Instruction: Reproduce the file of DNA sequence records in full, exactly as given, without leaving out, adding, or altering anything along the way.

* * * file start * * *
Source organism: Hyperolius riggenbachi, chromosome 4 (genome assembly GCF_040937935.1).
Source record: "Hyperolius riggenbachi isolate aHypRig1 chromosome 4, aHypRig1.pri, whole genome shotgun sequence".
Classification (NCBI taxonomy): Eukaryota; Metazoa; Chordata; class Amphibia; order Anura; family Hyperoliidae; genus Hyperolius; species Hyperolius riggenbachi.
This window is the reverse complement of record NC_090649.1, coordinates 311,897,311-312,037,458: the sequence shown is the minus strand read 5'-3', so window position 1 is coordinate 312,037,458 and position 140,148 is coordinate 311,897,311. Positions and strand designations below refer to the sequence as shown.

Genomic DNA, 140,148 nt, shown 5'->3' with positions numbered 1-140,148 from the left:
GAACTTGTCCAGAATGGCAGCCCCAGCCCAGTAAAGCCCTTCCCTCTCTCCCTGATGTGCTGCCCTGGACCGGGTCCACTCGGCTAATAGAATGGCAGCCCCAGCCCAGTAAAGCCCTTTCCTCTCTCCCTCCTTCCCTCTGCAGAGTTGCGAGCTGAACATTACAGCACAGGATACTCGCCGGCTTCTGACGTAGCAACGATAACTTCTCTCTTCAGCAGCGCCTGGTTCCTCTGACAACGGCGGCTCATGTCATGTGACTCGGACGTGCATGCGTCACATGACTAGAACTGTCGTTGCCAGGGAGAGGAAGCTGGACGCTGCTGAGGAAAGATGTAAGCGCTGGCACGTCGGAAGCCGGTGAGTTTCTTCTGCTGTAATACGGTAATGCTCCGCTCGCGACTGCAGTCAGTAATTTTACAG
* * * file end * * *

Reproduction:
Source organism: Hyperolius riggenbachi, chromosome 4 (genome assembly GCF_040937935.1).
Source record: "Hyperolius riggenbachi isolate aHypRig1 chromosome 4, aHypRig1.pri, whole genome shotgun sequence".
Classification (NCBI taxonomy): Eukaryota; Metazoa; Chordata; class Amphibia; order Anura; family Hyperoliidae; genus Hyperolius; species Hyperolius riggenbachi.
This window is the reverse complement of record NC_090649.1, coordinates 311,897,311-312,037,458: the sequence shown is the minus strand read 5'-3', so window position 1 is coordinate 312,037,458 and position 140,148 is coordinate 311,897,311. Positions and strand designations below refer to the sequence as shown.

Genomic DNA, 140,148 nt, shown 5'->3' with positions numbered 1-140,148 from the left:
GAACTTGTCCAGAATGGCAGCCCCAGCCCAGTAAAGCCCTTCCCTCTCTCCCTGATGTGCTGCCCTGGACCGGGTCCACTCGGCTAATAGAATGGCAGCCCCAGCCCAGTAAAGCCCTTTCCTCTCTCCCTCCTTCCCTCTGCAGAGTTGCGAGCTGAACATTACAGCACAGGATACTCGCCGGCTTCTGACGTAGCAACGATAACTTCTCTCTTCAGCAGCGCCTGGTTCCTCTGACAACGGCGGCTCATGTCATGTGACTCGGACGTGCATGCGTCACATGACTAGAACTGTCGTTGCCAGGGAGAGGAAGCTGGACGCTGCTGAGGAAAGATGTAAGCGCTGGCACGTCGGAAGCCGGTGAGTTTCTTCTGCTGTAATACGGTAATGCTCCGCTCGCGACTGCAGTCAGTAATTTTACAG